However, as the personal attack chain trend evolves, we’ll see the emergence of deepfakes used more in enterprise attacks – not to sow mass confusion or chaos necessarily, but more to amplify social engineering attacks.
For example, video and recordings of executives and business leaders are readily available across marketing collateral, social media channels, and more. Attackers could coordinate deepfakes from these properties as a strategic follow on to phishing attempts (which will also move away from email to other platforms like chat and collaboration apps) to make manipulated communications feel even more authentic. Especially in today’s day and age where more and more organizations are relying on video as a way for executives to communicate with their remote employees, attackers can take advantage of this instilled level of trust.
For example, phishing emails spoofing IT asking for passwords are common – but what if that email was followed by an urgent message from the CEO on WhatsApp? Attackers could also use manipulated videos of executive leaders on social channels to entice customers, employees, partners and others to click on malicious links – creating broader new attack avenues for malicious actors.
-Nir Chako, Cyber Research Team Leader, CyberArk Labs
We’ve already started to see how adoption of technologies like 5G, IoT and cloud are driving new frontiers for business – and this will continue in 2021. For 5G in particular, while it allows businesses to speed up digital transformation and create dynamic customer experiences, it is also expanding the attack surface exponentially as more and more interconnected devices come online – and opening organizations up to new risks.
Google recently revealed that it was hit with a massive 2.5Tbps DDoS attack in 2017 – the largest such attack ever recorded – even topping the 2.3 Tbps attack that targeted Amazon in 2018. Comparatively, these attacks were 4x the scale of the massive Mirai botnet attacks of 2016 that compromised of more than 600,000 IoT devices and endpoints.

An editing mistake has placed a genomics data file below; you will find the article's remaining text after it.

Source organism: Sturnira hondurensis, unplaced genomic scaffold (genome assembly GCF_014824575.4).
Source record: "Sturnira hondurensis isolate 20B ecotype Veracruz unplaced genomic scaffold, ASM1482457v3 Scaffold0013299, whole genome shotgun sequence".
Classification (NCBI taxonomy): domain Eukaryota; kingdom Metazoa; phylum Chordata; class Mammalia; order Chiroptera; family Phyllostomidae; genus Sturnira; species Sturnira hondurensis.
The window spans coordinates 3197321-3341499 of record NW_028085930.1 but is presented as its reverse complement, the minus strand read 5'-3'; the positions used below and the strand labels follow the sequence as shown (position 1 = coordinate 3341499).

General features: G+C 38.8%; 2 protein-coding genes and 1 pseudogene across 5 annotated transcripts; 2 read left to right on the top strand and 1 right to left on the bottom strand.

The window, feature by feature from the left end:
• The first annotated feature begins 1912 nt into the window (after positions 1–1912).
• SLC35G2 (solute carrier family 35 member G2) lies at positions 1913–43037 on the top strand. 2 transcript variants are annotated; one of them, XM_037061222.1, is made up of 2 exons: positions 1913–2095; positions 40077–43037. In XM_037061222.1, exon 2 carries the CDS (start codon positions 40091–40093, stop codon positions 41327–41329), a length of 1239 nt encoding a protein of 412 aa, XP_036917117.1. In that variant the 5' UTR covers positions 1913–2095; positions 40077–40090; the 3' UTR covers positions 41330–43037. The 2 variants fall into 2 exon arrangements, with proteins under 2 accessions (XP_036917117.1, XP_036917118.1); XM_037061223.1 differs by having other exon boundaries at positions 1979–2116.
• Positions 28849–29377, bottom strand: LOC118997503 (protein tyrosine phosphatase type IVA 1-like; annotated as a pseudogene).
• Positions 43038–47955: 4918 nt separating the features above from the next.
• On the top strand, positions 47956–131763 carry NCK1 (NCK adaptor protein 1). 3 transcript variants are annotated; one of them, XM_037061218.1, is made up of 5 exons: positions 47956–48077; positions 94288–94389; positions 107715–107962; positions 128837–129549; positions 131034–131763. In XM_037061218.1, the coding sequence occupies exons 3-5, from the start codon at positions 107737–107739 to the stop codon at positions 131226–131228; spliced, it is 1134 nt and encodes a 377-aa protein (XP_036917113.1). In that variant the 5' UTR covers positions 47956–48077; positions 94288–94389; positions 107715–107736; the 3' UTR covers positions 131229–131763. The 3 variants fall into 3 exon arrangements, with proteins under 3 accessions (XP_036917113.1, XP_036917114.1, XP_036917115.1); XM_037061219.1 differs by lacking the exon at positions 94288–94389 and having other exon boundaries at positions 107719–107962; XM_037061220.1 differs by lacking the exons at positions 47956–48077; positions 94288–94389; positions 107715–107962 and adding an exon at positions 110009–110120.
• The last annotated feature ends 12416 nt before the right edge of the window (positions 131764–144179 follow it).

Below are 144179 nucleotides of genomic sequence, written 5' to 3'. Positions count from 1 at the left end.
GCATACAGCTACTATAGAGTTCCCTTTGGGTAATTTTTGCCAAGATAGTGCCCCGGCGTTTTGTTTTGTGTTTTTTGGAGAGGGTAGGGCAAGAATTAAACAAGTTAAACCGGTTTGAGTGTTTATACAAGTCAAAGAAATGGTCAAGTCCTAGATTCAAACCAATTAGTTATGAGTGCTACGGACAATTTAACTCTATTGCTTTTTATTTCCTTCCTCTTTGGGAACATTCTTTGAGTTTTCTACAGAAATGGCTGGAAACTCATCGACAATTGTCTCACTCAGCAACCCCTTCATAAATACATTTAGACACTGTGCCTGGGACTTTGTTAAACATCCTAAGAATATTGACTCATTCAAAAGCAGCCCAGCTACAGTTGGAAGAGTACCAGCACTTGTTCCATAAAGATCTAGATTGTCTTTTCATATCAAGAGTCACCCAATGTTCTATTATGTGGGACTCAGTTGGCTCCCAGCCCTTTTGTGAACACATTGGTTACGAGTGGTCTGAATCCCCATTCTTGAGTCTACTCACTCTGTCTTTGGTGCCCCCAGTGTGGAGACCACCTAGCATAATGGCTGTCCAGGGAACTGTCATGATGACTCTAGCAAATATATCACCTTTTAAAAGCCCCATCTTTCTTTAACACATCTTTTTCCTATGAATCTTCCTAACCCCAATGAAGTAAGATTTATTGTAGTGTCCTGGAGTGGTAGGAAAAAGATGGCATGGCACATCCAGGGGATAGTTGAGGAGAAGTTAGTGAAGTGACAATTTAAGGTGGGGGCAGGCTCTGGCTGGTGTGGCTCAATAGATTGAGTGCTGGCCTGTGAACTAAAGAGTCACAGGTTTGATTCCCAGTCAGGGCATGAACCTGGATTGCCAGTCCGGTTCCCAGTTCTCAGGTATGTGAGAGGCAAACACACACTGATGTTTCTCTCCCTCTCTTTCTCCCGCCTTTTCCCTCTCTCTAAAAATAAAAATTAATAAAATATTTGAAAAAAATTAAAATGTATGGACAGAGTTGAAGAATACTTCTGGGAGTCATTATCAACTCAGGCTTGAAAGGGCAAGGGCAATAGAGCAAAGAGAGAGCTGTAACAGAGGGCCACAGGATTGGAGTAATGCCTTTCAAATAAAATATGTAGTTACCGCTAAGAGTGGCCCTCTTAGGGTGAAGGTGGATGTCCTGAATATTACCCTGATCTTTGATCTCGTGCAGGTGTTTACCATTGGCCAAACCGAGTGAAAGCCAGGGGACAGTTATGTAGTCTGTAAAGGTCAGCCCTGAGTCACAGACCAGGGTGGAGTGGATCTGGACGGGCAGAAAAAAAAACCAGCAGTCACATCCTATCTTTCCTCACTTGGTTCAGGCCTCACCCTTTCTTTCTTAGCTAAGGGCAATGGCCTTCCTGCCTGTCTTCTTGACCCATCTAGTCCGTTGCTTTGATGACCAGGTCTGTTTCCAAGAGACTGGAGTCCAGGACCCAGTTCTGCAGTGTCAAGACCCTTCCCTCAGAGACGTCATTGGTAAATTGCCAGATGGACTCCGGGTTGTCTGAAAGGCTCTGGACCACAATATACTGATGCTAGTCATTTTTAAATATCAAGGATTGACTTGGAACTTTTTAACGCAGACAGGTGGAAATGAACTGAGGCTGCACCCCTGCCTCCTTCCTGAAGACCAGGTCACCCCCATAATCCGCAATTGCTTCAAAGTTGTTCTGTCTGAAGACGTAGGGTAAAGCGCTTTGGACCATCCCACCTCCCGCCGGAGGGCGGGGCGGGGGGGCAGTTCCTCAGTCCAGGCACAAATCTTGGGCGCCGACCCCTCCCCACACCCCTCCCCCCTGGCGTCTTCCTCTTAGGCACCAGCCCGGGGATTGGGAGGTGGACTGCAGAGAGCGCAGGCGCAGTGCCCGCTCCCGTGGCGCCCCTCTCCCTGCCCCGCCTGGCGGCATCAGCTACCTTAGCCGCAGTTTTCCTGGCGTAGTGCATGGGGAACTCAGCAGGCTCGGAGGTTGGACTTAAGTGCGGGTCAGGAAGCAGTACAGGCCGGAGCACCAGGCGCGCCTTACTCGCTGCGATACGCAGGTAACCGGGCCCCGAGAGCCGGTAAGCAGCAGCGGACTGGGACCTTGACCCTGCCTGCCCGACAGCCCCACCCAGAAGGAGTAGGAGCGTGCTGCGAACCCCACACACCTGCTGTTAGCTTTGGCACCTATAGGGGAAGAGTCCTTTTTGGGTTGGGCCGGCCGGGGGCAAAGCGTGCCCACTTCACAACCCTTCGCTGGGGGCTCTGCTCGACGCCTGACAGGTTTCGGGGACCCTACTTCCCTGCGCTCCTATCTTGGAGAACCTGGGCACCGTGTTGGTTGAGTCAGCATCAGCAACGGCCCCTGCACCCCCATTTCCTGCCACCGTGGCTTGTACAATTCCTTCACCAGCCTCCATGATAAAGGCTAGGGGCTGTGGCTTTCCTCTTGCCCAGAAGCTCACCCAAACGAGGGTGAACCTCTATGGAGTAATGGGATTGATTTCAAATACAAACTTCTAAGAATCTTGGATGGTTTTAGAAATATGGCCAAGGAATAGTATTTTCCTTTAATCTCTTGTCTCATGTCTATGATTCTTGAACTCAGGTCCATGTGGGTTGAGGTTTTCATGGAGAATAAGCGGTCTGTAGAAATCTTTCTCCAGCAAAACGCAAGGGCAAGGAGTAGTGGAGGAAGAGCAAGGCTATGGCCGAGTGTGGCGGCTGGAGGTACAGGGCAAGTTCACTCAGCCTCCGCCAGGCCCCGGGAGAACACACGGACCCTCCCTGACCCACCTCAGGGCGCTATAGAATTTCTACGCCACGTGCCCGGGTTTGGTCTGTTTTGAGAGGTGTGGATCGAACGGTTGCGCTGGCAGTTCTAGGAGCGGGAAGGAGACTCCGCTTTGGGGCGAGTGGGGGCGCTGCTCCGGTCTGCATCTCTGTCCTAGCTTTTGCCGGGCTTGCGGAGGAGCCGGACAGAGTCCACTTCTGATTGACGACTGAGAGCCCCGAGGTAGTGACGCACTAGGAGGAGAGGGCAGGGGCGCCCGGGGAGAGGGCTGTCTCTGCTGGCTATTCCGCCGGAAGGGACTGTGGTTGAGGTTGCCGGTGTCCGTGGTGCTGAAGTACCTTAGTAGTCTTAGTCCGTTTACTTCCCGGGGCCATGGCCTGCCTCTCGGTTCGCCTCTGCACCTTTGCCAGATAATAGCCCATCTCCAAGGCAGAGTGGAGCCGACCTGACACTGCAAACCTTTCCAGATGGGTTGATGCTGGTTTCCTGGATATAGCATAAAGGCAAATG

As 5G is rolled out across the globe, these attacks will pale in comparison to the massive, and more frequent, DDoS attacks 5G will enable. 5G will increase the overall bandwidth available and allow a massive amount of IoT devices to be connected. Because there is still no standard for IoT security, these devices are often easy to compromise and control as part of amassing a botnet army.
As a result, we’ll see the first ever 5Tbps DDoS attack being launched within the next year. The 2Tbps attacks thwarted by Google and Amazon will become more commonplace – causing massive disruption of online and connected businesses.
-Bryan Murphy, Director of Consulting Services
The pandemic has created tremendous pressure on employees and their families. Economic uncertainty and the move to remote work and school has put many in uncharted territory. These new challenges could likely drive more employees to make poor decisions when it comes to cybersecurity and create a whole new wave of insiders.
As we’ve already seen in 2020, attackers are increasingly offering employees with privileged access tempting financial incentives to share or ‘accidentally’ leak their credentials. In addition, privileged access on the dark web is more popular than ever, with some reports indicating that attackers will pay a premium for privileged access to a corporate networks, VPNs and workstations.
The potential financial payoff, combined with increased economic anxiety, will drive new threats that organizations will struggle to deal with.